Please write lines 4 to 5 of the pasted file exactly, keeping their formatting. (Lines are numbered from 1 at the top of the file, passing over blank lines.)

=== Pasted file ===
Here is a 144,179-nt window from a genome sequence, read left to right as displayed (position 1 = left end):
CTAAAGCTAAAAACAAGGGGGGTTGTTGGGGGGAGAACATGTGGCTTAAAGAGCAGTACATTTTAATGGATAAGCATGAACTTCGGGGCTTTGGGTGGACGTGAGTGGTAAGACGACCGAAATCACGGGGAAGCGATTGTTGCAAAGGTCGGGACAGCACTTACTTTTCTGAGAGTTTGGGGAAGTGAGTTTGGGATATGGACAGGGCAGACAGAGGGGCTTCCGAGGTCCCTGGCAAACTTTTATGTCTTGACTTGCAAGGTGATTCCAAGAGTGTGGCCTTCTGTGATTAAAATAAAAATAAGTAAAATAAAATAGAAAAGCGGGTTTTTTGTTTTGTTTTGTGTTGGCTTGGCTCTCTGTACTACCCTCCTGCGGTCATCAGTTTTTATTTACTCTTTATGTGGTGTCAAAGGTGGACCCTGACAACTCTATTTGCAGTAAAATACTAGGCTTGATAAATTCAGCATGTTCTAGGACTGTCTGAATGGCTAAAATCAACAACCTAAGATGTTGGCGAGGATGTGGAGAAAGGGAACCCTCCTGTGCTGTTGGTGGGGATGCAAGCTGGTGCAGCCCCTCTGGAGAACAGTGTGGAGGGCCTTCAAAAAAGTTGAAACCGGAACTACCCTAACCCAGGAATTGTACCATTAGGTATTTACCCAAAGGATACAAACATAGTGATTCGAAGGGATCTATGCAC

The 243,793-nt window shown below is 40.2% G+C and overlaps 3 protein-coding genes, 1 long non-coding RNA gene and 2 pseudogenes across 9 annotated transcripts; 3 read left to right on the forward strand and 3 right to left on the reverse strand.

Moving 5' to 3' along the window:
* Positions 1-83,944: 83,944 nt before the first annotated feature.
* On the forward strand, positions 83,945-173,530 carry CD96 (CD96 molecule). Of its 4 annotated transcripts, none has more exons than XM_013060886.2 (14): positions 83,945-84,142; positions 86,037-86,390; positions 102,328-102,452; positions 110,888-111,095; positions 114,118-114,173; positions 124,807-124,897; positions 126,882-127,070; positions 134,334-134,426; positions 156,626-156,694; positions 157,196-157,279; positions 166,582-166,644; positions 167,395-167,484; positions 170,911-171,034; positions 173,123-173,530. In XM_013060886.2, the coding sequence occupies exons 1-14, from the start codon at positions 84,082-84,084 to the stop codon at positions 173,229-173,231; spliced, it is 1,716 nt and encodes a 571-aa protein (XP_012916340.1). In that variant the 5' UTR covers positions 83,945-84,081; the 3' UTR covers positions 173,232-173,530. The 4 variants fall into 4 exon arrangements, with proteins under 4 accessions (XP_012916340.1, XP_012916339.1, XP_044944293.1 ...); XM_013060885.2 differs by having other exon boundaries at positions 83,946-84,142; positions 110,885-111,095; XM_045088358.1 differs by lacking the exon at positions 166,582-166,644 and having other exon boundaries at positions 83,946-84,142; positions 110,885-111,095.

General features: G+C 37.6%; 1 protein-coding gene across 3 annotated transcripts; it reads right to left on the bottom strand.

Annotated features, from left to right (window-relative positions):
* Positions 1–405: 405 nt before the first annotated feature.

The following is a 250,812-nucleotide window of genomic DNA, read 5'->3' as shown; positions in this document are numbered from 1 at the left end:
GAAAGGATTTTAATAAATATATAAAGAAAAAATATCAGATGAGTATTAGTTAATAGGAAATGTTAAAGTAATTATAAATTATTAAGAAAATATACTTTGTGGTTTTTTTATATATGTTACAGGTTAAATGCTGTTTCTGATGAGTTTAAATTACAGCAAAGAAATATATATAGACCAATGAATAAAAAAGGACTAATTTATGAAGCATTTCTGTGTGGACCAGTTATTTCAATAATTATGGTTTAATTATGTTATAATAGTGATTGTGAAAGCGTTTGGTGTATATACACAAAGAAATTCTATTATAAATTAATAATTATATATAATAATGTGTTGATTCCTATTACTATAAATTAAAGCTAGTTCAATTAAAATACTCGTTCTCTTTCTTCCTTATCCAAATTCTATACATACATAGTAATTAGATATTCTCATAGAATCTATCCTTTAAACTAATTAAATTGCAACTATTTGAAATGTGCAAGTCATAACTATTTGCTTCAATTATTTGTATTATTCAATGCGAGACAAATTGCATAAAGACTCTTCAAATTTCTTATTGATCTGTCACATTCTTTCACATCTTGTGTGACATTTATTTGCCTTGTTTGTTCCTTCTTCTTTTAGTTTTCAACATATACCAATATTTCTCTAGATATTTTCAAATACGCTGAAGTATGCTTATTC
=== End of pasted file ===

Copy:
Moving 5' to 3' along the window:
* Positions 1-83,944: 83,944 nt before the first annotated feature.